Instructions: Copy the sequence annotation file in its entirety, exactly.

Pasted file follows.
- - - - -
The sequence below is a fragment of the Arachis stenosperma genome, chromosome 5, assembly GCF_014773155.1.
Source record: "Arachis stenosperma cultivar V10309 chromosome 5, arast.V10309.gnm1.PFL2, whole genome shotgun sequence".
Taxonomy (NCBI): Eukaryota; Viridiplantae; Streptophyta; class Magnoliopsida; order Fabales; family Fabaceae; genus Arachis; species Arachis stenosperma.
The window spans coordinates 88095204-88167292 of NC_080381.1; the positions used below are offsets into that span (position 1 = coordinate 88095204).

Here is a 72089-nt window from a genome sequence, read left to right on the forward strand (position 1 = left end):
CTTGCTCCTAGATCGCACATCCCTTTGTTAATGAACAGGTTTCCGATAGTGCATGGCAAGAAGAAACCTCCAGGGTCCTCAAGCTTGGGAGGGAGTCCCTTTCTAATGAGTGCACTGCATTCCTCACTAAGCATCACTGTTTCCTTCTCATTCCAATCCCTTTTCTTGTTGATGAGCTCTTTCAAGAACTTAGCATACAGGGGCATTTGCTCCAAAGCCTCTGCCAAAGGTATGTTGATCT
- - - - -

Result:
The sequence below is a fragment of the Arachis stenosperma genome, chromosome 5, assembly GCF_014773155.1.
Source record: "Arachis stenosperma cultivar V10309 chromosome 5, arast.V10309.gnm1.PFL2, whole genome shotgun sequence".
Taxonomy (NCBI): Eukaryota; Viridiplantae; Streptophyta; class Magnoliopsida; order Fabales; family Fabaceae; genus Arachis; species Arachis stenosperma.
The window spans coordinates 88095204-88167292 of NC_080381.1; the positions used below are offsets into that span (position 1 = coordinate 88095204).

Here is a 72089-nt window from a genome sequence, read left to right on the forward strand (position 1 = left end):
CTTGCTCCTAGATCGCACATCCCTTTGTTAATGAACAGGTTTCCGATAGTGCATGGCAAGAAGAAACCTCCAGGGTCCTCAAGCTTGGGAGGGAGTCCCTTTCTAATGAGTGCACTGCATTCCTCACTAAGCATCACTGTTTCCTTCTCATTCCAATCCCTTTTCTTGTTGATGAGCTCTTTCAAGAACTTAGCATACAGGGGCATTTGCTCCAAAGCCTCTGCCAAAGGTATGTTGATCT